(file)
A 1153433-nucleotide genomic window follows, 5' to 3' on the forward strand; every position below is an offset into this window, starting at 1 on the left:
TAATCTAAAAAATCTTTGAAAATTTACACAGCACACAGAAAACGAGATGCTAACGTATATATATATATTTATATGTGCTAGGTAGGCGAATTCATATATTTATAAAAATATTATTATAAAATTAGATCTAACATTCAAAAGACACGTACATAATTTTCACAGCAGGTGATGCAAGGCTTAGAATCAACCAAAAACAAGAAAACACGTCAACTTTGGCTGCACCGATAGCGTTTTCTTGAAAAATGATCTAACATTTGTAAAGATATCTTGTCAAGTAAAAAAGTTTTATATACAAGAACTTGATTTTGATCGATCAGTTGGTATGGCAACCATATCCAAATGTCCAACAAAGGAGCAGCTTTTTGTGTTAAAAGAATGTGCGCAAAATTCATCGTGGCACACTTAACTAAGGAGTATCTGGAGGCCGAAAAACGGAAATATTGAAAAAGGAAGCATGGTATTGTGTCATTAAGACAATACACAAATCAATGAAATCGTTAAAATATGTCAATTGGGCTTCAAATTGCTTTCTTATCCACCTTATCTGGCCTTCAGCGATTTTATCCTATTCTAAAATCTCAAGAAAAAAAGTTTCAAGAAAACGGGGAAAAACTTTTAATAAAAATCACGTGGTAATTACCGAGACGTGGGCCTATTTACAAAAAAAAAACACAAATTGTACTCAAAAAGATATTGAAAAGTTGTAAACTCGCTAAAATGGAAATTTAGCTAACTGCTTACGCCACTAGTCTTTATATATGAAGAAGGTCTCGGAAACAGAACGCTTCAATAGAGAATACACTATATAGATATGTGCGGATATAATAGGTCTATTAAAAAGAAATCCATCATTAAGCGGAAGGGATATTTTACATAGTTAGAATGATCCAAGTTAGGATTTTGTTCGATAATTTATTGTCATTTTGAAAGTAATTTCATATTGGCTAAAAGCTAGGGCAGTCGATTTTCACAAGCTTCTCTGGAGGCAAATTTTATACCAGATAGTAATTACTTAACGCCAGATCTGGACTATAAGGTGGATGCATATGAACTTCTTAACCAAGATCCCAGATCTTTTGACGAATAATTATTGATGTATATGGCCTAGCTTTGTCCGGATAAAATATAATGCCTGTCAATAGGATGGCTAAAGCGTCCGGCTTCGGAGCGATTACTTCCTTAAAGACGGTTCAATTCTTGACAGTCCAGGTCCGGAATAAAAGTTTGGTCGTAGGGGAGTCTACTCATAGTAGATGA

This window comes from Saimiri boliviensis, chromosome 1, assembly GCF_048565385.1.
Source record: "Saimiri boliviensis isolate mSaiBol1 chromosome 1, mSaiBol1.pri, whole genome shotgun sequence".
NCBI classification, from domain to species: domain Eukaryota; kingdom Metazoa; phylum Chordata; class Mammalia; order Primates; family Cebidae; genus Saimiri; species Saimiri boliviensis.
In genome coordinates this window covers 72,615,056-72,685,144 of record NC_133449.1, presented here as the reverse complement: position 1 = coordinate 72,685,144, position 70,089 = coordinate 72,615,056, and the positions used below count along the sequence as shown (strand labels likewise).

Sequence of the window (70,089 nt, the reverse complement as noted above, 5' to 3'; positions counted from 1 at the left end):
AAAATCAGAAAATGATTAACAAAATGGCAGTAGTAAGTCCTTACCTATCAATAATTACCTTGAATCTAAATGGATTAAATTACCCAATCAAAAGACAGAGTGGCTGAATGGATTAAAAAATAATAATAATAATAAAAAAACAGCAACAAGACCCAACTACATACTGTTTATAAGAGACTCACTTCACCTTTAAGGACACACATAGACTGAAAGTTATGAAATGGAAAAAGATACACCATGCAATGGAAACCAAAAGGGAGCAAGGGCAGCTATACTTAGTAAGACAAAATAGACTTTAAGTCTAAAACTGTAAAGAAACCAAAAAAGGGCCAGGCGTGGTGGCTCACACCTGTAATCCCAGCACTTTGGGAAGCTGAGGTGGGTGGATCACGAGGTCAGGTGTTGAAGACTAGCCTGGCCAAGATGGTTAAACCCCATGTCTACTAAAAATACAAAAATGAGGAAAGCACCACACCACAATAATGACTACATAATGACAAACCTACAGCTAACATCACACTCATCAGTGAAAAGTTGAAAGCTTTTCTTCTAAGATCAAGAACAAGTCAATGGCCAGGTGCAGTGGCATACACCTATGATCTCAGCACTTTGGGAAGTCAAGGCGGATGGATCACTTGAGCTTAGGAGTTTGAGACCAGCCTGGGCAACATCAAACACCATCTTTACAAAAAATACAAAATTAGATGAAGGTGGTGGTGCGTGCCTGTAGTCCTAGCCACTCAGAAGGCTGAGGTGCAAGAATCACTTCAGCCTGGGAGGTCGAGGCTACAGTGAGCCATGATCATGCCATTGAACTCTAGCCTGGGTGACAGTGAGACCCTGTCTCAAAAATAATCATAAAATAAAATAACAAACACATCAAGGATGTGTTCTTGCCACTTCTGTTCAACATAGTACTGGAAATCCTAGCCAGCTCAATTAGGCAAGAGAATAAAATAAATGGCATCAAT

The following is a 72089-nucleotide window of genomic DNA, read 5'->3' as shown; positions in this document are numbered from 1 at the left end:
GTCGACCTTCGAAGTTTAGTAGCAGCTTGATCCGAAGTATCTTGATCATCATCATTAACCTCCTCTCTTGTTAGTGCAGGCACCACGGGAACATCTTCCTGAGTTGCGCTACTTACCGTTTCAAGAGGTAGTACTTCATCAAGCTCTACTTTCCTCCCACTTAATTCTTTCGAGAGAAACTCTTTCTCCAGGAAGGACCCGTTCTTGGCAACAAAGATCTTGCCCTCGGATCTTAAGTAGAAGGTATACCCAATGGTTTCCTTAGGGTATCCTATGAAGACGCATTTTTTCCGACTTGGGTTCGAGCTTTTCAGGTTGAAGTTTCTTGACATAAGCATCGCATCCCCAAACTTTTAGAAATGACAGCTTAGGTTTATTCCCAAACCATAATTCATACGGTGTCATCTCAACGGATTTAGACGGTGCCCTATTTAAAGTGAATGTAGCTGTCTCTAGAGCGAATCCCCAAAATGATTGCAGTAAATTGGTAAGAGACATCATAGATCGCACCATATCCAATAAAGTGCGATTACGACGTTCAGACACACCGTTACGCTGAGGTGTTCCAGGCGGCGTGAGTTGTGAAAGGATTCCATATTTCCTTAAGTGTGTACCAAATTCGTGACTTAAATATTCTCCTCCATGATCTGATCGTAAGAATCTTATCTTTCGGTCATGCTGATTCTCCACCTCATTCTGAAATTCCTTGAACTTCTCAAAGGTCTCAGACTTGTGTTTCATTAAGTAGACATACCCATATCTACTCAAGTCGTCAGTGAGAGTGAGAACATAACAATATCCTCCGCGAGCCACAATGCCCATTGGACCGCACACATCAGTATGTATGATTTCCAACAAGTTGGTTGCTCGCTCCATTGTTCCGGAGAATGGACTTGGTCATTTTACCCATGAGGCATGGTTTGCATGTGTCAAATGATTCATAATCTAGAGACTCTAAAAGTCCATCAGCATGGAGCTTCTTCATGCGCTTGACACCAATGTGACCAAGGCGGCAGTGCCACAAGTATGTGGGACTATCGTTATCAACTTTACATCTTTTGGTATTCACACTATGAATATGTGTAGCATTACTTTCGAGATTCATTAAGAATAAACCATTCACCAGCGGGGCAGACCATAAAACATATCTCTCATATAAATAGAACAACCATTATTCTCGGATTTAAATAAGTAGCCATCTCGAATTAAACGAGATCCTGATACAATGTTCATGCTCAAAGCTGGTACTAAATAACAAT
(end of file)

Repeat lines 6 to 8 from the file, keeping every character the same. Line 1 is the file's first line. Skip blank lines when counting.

In genome coordinates this window covers 72,615,056-72,685,144 of record NC_133449.1, presented here as the reverse complement: position 1 = coordinate 72,685,144, position 70,089 = coordinate 72,615,056, and the positions used below count along the sequence as shown (strand labels likewise).

Sequence of the window (70,089 nt, the reverse complement as noted above, 5' to 3'; positions counted from 1 at the left end):
AAAATCAGAAAATGATTAACAAAATGGCAGTAGTAAGTCCTTACCTATCAATAATTACCTTGAATCTAAATGGATTAAATTACCCAATCAAAAGACAGAGTGGCTGAATGGATTAAAAAATAATAATAATAATAAAAAAACAGCAACAAGACCCAACTACATACTGTTTATAAGAGACTCACTTCACCTTTAAGGACACACATAGACTGAAAGTTATGAAATGGAAAAAGATACACCATGCAATGGAAACCAAAAGGGAGCAAGGGCAGCTATACTTAGTAAGACAAAATAGACTTTAAGTCTAAAACTGTAAAGAAACCAAAAAAGGGCCAGGCGTGGTGGCTCACACCTGTAATCCCAGCACTTTGGGAAGCTGAGGTGGGTGGATCACGAGGTCAGGTGTTGAAGACTAGCCTGGCCAAGATGGTTAAACCCCATGTCTACTAAAAATACAAAAATGAGGAAAGCACCACACCACAATAATGACTACATAATGACAAACCTACAGCTAACATCACACTCATCAGTGAAAAGTTGAAAGCTTTTCTTCTAAGATCAAGAACAAGTCAATGGCCAGGTGCAGTGGCATACACCTATGATCTCAGCACTTTGGGAAGTCAAGGCGGATGGATCACTTGAGCTTAGGAGTTTGAGACCAGCCTGGGCAACATCAAACACCATCTTTACAAAAAATACAAAATTAGATGAAGGTGGTGGTGCGTGCCTGTAGTCCTAGCCACTCAGAAGGCTGAGGTGCAAGAATCACTTCAGCCTGGGAGGTCGAGGCTACAGTGAGCCATGATCATGCCATTGAACTCTAGCCTGGGTGACAGTGAGACCCTGTCTCAAAAATAATCATAAAATAAAATAACAAACACATCAAGGATGTGTTCTTGCCACTTCTGTTCAACATAGTACTGGAAATCCTAGCCAGCTCAATTAGGCAAGAGAATAAAATAAATGGCATCAAT